My servant does not draw near to Me with anything more beloved to Me than what I have obligated upon him. My servant continues to draw near to Me with the voluntary acts until I love him. Once I love him, I am his hearing with which he hears, his sight with which he sees, his hand with which he grasps, and his foot with which he walks. Were he to ask of Me, I would surely grant it to him. If he were to seek refuge with Me, I would surely protect him.
The scholarly meaning of “I am his hearing…” etc is nothing anthropomorphic at all.
It actually means that Allah will inspire His servant to love doing what he did to devote himself to Allah.
When I was teenager, my father brought me to a Sheikh of so I could learn Qur’an. With his other disciples, I was given some “spiritual prescription.”
For 4 months non-stop, we had to do 7 prayers a day. It was 5 prayers with Tahajjud and Witr, and then short dhikrullah afterward. Wanting to please my father, I reluctantly accepted.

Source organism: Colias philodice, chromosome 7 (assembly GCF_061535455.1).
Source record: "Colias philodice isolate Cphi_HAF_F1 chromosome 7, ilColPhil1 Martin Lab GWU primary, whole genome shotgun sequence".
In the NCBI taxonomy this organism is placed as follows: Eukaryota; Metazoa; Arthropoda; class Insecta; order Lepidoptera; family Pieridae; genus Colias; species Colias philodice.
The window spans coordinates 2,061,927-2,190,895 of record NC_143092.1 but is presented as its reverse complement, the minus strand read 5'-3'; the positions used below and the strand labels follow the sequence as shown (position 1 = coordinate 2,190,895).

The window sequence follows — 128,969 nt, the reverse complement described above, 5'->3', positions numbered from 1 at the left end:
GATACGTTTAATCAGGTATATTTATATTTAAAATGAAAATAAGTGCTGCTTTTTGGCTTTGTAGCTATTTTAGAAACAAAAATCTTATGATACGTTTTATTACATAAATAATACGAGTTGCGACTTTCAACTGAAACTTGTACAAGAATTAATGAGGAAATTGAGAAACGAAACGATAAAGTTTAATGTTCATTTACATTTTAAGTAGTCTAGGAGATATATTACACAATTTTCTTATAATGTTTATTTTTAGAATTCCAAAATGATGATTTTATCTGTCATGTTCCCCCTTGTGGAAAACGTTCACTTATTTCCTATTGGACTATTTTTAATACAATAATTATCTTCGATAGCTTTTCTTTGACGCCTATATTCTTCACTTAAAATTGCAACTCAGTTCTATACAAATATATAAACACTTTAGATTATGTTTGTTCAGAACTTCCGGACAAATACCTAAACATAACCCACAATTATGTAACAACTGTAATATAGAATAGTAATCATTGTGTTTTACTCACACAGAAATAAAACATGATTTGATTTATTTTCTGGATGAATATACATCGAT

For the first 2 weeks it felt like a torture!
But then, everything became easy and flowing.
I later felt the qiyaamul layl as intimacy moments with the Divine, rather than an “obligation.”
Dhikrullah also acts as a quick meditation to access my center when the world gone wrong.
During spiritual crisis, I was fool enough to ignore this prescription.
You might heard many lectures where the scholars will suggest you repetitively : “Recite Qur’an and ponder its meaning! Dhikrullah!”.
That’s really true. But beside that, you might want to add another element in your devotional attempt:
It is to serve Allah as if you see Him, and although you cannot see Him, He always sees you.
4. Remember Death
Imagine if your time of death is tomorrow.
Are you ready? Will you be ashamed or proud to face Allah with your current state of faith?
If you knew tomorrow you were gonna die, would you still waste time today? What will you do to change your current state now?